A Brexit advocate says U.S. support for the EU fundamentally misreads what the institution has become.
With less than a month until British citizens vote on whether the U.K. should stay in or leave the European Union, Americans could be forgiven for being preoccupied with their ownpoliticaldramas. Still, President Obama conspicuously weighed in on the British debate in April, writing in The Daily Telegraph “with the candour of a friend” that the vote’s outcome would be “of deep interest to the United States.” Specifically: “The U.S. and the world need your outsized influence to continue—in Europe.”
British voters themselves aren’t so convinced. Polls currently show the “Remain” side in the lead, but the outcome is by no means assured. Advocates of continued U.K. membership in the 28-member political and economic bloc have argued that exiting the organization would severely damage the British economy; diminish the U.K.’s international influence; and destabilize a European continent already wracked by a refugee crisis and economic problems. Those advocating for a so-called Brexit—the “Leave” camp—argue that it would liberate the U.K. from onerous regulations devised and enforced by non-representative foreign bodies based in Brussels. (EU bodies set policy for member states on, among other things, trade, agriculture, and some fiscal matters; member states generally retain control over their own foreign and defense policies. Britain specifically has negotiated the ability to opt out of certain EU-wide policies, particularly on immigration and further political integration.) With its sovereignty thus restored, the U.K. would be better able to handle its own economic, immigration, and other challenges.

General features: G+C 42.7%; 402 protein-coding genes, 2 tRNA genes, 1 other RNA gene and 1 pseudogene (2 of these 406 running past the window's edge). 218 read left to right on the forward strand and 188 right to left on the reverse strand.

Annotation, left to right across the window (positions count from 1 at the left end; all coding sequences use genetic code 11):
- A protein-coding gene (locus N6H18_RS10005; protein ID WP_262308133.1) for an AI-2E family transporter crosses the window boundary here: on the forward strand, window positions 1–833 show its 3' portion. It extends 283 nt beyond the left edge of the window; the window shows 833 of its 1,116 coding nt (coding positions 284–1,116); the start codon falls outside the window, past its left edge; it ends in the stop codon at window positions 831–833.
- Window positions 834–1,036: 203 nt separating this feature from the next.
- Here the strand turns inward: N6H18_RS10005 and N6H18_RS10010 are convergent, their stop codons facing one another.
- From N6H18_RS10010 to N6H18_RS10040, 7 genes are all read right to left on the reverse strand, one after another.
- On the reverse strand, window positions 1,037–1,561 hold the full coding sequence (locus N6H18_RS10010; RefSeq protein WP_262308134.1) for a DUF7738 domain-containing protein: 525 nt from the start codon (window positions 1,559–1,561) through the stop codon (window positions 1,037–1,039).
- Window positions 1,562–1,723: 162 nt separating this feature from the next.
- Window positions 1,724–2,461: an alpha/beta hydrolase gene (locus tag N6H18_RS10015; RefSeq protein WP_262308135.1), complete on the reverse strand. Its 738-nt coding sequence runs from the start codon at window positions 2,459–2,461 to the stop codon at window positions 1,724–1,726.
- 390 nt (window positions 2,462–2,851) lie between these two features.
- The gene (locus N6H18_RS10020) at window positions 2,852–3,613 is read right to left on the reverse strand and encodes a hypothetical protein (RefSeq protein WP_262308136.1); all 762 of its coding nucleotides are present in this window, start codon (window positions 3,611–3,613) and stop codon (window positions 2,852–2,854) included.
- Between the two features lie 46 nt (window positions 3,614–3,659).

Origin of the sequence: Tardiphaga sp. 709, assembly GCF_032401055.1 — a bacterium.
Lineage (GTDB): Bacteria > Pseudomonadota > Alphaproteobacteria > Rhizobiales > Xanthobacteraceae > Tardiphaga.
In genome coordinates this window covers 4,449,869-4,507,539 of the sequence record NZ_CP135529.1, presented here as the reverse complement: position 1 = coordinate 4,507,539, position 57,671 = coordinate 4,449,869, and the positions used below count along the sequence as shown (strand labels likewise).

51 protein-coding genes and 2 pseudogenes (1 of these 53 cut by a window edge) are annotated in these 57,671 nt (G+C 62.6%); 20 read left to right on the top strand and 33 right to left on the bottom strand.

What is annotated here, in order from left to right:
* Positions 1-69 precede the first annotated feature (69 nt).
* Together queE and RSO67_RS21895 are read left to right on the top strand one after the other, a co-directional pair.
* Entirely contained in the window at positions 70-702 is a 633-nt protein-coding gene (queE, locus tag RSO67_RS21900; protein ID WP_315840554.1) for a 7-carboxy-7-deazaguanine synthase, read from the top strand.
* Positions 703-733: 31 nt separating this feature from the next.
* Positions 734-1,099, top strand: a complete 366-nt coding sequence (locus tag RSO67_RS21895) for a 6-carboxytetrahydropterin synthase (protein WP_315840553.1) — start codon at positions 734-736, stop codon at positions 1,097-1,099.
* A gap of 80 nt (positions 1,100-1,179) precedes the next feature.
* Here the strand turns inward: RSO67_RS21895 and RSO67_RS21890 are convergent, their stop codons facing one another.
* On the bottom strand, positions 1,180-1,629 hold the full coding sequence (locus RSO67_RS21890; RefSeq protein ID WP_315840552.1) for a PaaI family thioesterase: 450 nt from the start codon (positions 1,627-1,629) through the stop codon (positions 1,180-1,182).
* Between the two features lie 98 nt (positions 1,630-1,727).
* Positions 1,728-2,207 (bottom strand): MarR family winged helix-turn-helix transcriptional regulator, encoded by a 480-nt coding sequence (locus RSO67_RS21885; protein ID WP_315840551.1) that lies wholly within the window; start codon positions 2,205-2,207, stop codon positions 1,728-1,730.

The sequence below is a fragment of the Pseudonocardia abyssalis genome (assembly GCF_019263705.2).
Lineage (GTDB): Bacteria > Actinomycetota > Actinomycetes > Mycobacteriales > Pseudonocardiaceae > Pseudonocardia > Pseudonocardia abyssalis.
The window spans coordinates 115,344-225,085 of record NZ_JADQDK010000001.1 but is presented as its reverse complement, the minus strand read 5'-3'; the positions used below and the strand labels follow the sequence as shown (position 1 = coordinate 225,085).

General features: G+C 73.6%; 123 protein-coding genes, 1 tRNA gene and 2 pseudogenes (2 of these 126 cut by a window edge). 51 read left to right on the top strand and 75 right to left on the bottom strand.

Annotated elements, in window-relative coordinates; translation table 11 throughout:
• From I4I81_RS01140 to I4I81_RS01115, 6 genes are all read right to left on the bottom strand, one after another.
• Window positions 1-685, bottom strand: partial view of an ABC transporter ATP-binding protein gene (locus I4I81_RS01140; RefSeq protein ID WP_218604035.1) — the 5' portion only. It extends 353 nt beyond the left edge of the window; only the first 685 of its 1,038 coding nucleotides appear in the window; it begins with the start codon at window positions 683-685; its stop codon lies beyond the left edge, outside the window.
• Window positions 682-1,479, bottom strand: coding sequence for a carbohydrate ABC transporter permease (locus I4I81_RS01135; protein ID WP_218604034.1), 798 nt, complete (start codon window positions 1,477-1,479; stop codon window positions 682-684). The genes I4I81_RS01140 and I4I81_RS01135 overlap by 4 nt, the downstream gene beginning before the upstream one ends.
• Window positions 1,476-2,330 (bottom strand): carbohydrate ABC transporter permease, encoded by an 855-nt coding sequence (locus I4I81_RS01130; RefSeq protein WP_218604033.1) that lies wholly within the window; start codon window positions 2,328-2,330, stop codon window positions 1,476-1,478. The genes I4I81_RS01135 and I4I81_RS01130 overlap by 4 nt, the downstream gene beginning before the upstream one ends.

Speculation about how Ramsay Bolton might die reveals the challenges of devising a cathartic TV death—and illuminates a larger issue facing the series.
Warning: Season 6 spoilers abound.